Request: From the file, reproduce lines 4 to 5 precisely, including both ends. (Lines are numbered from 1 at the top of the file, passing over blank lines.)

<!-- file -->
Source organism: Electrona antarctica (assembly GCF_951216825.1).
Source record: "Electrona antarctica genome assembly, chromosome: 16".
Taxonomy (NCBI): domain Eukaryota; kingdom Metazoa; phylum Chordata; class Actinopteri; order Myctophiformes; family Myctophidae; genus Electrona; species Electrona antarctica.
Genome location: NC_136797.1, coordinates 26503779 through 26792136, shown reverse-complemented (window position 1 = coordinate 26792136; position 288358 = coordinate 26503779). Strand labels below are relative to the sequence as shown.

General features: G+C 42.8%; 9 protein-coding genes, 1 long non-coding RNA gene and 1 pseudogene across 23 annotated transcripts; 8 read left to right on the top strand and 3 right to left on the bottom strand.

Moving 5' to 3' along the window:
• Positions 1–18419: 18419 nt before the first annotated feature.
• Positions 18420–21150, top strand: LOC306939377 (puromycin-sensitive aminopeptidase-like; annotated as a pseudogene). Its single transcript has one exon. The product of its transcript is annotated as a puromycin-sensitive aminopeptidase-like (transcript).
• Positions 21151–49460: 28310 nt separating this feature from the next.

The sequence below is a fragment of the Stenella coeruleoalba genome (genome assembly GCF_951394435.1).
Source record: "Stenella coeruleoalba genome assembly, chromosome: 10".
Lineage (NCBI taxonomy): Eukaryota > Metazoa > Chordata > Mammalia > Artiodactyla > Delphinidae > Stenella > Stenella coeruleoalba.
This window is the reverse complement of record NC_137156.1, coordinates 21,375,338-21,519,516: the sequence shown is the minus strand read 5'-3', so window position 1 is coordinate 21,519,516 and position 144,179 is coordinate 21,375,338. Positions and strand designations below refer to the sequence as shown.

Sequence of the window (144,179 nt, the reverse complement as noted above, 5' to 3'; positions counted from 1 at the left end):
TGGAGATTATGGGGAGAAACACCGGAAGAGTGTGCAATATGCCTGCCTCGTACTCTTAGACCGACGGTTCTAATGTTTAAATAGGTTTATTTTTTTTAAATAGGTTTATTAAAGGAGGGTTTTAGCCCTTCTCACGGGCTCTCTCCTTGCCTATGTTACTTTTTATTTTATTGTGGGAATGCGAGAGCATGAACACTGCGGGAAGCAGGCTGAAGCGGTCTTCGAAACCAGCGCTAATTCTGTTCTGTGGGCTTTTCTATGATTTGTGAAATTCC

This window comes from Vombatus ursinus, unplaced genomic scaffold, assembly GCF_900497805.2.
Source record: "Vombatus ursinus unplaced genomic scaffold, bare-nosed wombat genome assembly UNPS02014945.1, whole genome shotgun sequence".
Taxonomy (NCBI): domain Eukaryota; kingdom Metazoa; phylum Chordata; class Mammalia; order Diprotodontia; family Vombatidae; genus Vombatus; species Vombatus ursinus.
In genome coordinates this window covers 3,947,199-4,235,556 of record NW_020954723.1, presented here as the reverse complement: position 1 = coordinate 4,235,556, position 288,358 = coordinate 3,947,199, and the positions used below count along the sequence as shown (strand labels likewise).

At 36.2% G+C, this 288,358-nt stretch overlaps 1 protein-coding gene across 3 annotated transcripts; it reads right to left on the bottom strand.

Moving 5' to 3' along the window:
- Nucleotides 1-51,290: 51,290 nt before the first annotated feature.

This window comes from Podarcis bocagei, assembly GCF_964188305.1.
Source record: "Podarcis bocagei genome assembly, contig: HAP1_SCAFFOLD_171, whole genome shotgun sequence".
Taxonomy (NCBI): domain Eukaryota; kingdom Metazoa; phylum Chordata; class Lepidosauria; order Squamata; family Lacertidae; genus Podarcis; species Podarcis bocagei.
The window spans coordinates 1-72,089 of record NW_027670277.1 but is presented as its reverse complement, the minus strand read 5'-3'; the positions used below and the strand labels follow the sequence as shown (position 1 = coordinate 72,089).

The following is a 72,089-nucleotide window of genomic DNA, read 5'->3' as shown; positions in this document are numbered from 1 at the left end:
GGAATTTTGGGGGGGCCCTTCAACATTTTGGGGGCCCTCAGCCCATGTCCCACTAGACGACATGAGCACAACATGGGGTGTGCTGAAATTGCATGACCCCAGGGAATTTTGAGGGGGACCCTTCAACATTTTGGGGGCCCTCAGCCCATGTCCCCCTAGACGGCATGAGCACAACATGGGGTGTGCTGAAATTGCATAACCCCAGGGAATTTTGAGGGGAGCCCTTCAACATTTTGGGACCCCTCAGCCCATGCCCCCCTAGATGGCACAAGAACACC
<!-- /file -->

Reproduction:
Genome location: NC_136797.1, coordinates 26503779 through 26792136, shown reverse-complemented (window position 1 = coordinate 26792136; position 288358 = coordinate 26503779). Strand labels below are relative to the sequence as shown.

General features: G+C 42.8%; 9 protein-coding genes, 1 long non-coding RNA gene and 1 pseudogene across 23 annotated transcripts; 8 read left to right on the top strand and 3 right to left on the bottom strand.